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Families of the Beirut Port explosion hold pictures of family members who died in the explosion during a protest near the Justice Palace in Beirut, Lebanon on Sept. 29, 2021.Hasan Shaaban/The Globe and Mail

Hundreds of protesters, including survivors and families of the victims of last year’s Beirut port explosion, demonstrated in the capital Wednesday against the recent suspension of the investigation into the devastating blast.

The delay in the probe is the latest hurdle frustrating and angering many in strife-torn Lebanon in the wake of a catastrophe that killed more than 200 people and injured thousands. No one has been held accountable, including political figures who have failed to participate in the investigation, and there are no answers to what caused highly explosive materials stored in the port for years to ignite on Aug. 4, 2020.

Under close surveillance and a heavy police presence, the demonstrators gathered by the Palace of Justice. They condemned officials for suspending the investigation and attempting to remove the probe’s leading investigator, Judge Tarek Bitar – moves that families and survivors say is political obstruction. A court has to rule on whether he can continue his work.

Justice Bitar was forced to suspend his inquiry after a former interior minister, Nohad Machnouk, who was wanted for questioning on suspicion of negligence, filed a legal challenge against the judge. Mr. Machnouk has accused him of bias and has requested that he be dismissed from the case.

He is the second judge to lead the investigation. The first, Fadi Sawan, was removed after similar legal manoeuvres by senior officials he had accused of negligence that led to the explosion.

Rights groups and local media investigations revealed that most of Lebanon’s senior leadership and security agencies knew of the nearly 3,000 tons of ammonium nitrate and did little to protect residents of Beirut against it.

Protesters held up portraits of loved ones they lost in the deadly explosion. Yusra Abu Saleh, 60, was among the demonstrators in the crowd, holding a photo of her 20-year-old son, Ibrahim Amin. She wore a mask that said “we won’t forgive, we won’t forget.” Her eyes welled with tears as she talked about her son. “He was an angel, he was a very good person … he never did anything wrong to anyone” she said.

Ms. Abu Saleh recalled the day her son was killed. She said he worked at the wheat silos at the port, and on the day of the explosion, he finished his shift and was at home having lunch when he was called back to work some overtime. The blast happened an hour later. He was found five days later under the debris of the wheat silos, she said.

“My heart has melted since that day,” she said tearfully. Ms. Abu Saleh said she was at the protest to fight for justice, to keep the investigation going and to support the judge and his mission.

“I want justice for my son and for all the victims. … We are waiting for justice and seeking justice, nothing more.”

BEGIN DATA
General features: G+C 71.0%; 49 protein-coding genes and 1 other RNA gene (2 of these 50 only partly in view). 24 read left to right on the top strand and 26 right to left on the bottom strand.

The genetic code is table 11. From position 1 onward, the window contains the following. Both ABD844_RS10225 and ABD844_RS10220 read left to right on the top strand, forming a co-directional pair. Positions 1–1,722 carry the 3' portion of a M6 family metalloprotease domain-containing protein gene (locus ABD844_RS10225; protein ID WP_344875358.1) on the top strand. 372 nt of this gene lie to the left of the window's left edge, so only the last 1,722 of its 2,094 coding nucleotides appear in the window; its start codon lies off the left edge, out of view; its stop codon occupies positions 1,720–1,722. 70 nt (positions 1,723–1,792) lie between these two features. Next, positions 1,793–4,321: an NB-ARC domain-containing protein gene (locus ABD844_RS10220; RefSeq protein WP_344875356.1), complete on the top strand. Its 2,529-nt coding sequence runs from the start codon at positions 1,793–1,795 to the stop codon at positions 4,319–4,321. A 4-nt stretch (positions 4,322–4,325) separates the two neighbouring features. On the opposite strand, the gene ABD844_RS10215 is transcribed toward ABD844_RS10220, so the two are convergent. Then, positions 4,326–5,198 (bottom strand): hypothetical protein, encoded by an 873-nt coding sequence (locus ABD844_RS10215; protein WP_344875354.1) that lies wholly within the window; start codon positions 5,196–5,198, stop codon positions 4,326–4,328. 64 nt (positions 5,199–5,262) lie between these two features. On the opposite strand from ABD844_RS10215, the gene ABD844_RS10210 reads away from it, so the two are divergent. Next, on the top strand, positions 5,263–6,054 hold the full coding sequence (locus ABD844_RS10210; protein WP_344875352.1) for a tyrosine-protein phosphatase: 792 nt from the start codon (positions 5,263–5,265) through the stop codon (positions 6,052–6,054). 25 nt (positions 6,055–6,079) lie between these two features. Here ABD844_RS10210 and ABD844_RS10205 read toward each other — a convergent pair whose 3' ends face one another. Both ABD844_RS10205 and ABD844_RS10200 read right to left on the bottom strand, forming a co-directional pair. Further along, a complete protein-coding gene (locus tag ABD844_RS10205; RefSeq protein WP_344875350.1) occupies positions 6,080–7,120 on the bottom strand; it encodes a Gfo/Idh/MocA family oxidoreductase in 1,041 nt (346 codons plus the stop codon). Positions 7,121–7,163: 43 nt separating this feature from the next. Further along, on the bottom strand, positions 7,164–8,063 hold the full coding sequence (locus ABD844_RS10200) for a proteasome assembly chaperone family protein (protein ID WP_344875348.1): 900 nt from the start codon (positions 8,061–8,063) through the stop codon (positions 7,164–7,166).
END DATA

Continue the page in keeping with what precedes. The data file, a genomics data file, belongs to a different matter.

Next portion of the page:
Standing nearby in the sun, Fatima Harb, 58, held a photo of her 40-year-old son, Mohammad Tlais.

“We’re here to stress to keep working on this case, to keep work on this case and never let it die,” she said. Speaking through tears, Ms. Harb said the year has been terrible. But justice would mean she would know who killed her son. He had a five-year-old daughter and four-year-old son.

“Our politicians are criminals. We want them to stand by us and help us. We want justice, nothing else.”

At one point in the afternoon, the protest became tense. Some chanted against Hezbollah. And a few people shook the entrance of the ministry of justice. A man climbed on top of a guard post outside the entrance and started yelling obscenities as police watched. Some family members of victims left, saying that they didn’t want to be there because the protest became political.

Before leaving, Mireille Khoury, 50, showed The Globe and Mail a photo on her phone of her son’s room after he was killed, saying the walls collapsed on him in his room. “They killed him in his own home.” Her son, Elias, was 15 years old.

“By the way, he wanted to go to Canada for his studies,” she said, saying he wanted to go to university to study architecture.

Aya Majzoub, Human Rights Watch Lebanon researcher, said the government’s response to the port blast has been “woefully inadequate.”

She said after the explosion, it was volunteers who picked debris off the streets and rebuilt homes and helped settle people into temporary accommodation, all while Lebanese authorities were completely absent. Now, instead of supporting families who are seeking justice, the political class has come together to “delay, obstruct and undermine the investigation,” she said.

“They’ve shielded all high-level individuals from accountability,” she said, adding now they are using legal means to get rid of a judge who showed he was ready to fight the political establishment.

Human Rights Watch, along with other rights groups, survivors and families of victims have been calling on members of the UN Human Rights Council to establish an international, independent and impartial investigation, including a one-year fact-finding mission, into the explosion.

Ms. Majzoub said there have been multiple legal challenges filed against Justice Bitar by former ministers who are trying to argue that he is not neutral and should be replaced. However, she said it’s just a ploy to delay the investigation.

Politicians interfering and shielding themselves from accountability is nothing new in Lebanon, she said.

“This is how politics has been done here for decades. What’s different now is that the families of the victims are united, they protest every month, they’re keeping this issue alive.”

With reports from The Associated Press

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